Back in June 2018, I blogged about the New Jersey Insurance Fair Conduct Act passing the Senate and heading to the Assembly. Unfortunately, many roadblocks (insurance company lobbyists) prevented the Bill from going forward by using propaganda to spread lies about the detrimental effect of passing it. For the foreseeable future, New Jersey will continue to be one of the most difficult states in the country to prove bad faith given their court’s “fairly debatable” standard.1
Hopefully, New York Assembly Bill A5623B (and its companion bill in the Senate, S6216A) will change the balance of power in New York’s insurance industry. The Bill creates a private right of action against any insurer doing business in the State of New York upon showing by a preponderance of the evidence that the insurer’s refusal to pay or unreasonably delay payment was not justified. It goes on to give some specific examples of unreasonable behavior:
(1) Failed to provide policyholder with accurate information concerning policy provisions relating to the coverage at issue;
(2) Failed to effectuate a prompt and fair settlement of a claim or any portion thereof, and the insurer failed to reasonably accord at least equal or more favorable consideration to its insured interest as it did to its own interests, and thereby exposed the insured to a judgment in excess of the policy limits;
(3) Failed to provide a timely written denial of a policyholder’s claim with a full and complete explanation of such denial, including references to specific policy provisions wherever possible;
(4) Failed to make a final determination and notify the policyholder in writing of its position on both liability for and the insurer’s valuation of a claim within six months of the date on which it received actual or constructive notice of the loss upon which the claim is based;
(5) Failed to act in good faith by compelling a policyholder to institute suit to recover amounts due under its policy by offering substantially less than the amounts ultimately recovered in suit brought by such policyholder;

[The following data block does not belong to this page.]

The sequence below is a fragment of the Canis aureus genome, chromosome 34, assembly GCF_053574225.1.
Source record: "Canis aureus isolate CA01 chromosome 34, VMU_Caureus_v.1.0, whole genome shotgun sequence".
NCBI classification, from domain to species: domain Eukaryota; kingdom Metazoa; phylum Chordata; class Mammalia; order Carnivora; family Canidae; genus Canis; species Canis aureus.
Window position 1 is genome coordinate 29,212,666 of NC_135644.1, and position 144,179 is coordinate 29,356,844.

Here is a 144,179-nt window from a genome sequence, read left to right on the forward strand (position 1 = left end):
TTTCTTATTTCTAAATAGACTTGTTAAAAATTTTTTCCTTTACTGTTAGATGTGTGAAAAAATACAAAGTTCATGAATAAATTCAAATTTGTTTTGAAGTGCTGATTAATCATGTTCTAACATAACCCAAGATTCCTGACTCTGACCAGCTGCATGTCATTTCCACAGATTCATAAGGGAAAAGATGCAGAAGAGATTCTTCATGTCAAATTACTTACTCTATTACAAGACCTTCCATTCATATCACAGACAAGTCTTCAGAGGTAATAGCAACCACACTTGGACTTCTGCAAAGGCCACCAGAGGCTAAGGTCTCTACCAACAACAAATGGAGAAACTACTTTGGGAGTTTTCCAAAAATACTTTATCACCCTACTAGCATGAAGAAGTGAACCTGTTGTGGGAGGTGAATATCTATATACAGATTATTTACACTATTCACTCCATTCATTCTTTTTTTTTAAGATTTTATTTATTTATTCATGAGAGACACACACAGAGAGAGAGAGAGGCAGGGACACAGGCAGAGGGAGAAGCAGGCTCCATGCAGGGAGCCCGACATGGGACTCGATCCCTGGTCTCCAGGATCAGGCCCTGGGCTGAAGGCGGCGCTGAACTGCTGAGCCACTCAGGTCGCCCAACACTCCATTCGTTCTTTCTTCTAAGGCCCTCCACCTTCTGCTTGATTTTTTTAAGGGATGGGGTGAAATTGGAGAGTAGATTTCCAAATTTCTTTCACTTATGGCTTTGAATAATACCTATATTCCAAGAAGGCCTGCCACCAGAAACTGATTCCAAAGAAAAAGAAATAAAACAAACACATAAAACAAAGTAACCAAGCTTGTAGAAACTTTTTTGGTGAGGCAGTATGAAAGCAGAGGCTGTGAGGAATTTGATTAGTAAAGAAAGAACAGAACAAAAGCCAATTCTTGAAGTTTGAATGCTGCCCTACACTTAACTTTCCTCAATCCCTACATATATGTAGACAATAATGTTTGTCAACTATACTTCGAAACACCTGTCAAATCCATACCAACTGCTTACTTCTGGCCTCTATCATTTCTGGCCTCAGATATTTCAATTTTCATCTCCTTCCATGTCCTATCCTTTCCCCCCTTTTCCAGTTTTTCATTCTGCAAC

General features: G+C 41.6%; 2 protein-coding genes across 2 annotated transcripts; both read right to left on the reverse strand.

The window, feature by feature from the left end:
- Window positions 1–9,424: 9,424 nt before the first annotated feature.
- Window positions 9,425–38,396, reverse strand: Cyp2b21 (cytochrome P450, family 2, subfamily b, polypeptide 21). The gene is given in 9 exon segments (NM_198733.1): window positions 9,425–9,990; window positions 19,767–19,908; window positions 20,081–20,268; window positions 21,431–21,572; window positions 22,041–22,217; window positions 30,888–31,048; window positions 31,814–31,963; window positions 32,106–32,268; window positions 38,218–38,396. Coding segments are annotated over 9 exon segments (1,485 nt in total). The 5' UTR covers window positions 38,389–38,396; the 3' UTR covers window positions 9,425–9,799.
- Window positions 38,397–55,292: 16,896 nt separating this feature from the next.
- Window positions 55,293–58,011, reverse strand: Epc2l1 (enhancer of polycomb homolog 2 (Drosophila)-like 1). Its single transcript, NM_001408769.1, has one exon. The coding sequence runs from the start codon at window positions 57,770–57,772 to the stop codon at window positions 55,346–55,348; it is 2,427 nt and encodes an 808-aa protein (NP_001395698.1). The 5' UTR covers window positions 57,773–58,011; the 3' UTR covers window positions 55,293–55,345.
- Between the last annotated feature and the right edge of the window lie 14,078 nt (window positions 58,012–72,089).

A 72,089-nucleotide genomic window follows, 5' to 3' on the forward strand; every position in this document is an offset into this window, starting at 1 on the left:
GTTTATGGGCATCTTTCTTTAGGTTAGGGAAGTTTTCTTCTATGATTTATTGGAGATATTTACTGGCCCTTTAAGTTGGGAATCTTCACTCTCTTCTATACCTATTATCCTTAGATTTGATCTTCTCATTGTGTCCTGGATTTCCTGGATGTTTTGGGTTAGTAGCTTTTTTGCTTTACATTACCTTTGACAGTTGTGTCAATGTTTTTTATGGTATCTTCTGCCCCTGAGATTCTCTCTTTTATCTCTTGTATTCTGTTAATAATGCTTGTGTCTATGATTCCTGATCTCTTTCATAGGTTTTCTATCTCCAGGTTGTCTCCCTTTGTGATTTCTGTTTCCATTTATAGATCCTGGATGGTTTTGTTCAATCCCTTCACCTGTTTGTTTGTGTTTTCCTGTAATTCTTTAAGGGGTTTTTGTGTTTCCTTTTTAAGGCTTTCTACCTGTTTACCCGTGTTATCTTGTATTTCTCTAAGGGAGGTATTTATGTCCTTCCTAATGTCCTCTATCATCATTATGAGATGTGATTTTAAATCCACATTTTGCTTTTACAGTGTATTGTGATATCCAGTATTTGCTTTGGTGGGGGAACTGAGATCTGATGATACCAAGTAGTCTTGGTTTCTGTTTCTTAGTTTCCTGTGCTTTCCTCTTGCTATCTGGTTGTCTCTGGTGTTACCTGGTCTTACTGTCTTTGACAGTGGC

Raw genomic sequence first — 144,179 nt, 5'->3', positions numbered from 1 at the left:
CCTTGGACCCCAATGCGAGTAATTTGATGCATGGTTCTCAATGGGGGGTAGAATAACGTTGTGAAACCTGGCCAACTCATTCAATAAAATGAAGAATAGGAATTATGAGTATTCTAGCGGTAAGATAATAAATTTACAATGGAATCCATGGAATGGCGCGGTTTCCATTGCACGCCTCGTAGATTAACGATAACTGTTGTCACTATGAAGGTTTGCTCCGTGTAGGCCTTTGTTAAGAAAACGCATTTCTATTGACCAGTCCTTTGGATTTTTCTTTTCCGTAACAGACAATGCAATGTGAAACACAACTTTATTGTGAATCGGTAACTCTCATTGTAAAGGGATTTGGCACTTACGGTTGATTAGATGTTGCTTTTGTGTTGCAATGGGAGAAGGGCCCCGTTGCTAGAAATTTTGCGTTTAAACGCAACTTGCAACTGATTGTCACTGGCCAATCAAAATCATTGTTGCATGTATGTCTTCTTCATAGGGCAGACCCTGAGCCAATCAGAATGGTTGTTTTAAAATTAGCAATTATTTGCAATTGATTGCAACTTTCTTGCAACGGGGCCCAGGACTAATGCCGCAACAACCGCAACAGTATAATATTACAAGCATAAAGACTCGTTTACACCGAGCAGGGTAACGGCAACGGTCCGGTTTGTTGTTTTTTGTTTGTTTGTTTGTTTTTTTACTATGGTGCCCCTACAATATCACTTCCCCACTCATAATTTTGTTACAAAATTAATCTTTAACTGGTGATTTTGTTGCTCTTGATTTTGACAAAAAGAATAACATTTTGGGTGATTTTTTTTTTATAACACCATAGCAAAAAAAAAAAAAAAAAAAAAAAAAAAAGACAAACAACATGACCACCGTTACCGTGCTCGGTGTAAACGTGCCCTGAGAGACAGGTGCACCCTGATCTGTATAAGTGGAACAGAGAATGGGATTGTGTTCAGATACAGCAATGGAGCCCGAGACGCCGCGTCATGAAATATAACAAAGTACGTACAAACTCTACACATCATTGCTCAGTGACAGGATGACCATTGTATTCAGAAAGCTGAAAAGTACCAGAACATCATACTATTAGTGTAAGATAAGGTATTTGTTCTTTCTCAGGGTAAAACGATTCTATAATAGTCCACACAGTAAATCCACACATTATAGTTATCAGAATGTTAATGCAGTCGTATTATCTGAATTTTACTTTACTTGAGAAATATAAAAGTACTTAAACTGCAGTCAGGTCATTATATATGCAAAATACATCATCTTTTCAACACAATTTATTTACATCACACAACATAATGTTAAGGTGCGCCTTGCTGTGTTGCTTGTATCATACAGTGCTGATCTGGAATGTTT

(6) Failed to advise a policyholder that a claim may exceed policy limits, that counsel assigned by the insurer may be subject to a conflict of interest, or that the policyholder may retain independent counsel;
(7) Failed to provide, on request of the policyholder or their representative, all reports, letters or other documentation arising from the investigation of a claim and evaluating liability for or valuation of such claim;
(8) Refused to pay a claim without conducting a reasonable investigation;
(9) Negotiated or settled a claim directly with a policyholder known to be represented by an attorney without the attorney’s knowledge or consent. The provisions of this paragraph shall not be deemed to prohibit routine inquiries to a policyholder to obtain details concerning the claim;
(10) Failed to pay on one or more elements of a claim where a preponderance of the evidence establishes the claim as to liability notwithstanding the existence of disputes as to other elements of the claim where such payment can be made without prejudice to either party; or
(11) Acted in violation of section two thousand six hundred one of this article or any regulation promulgated pursuant thereto.
The Bill allows for interest, costs, disbursements, compensatory damages, consequential damages, reasonable attorneys fees, and punitive damages to be recovered. Currently, the bill has already passed the Assembly Insurance Committee and is currently on the Floor Calendar. Call your local state Assembly person and Senator and ask them to endorse this Bill.
I leave you with a quote from my boss, Chip Merlin, who accurately stated, “making sense of the sometimes bizarre methodology that insurance companies use to assess claims will make your head spin.”
1 Pickett v. Lloyd’s, 131 N.J. 457 (1993).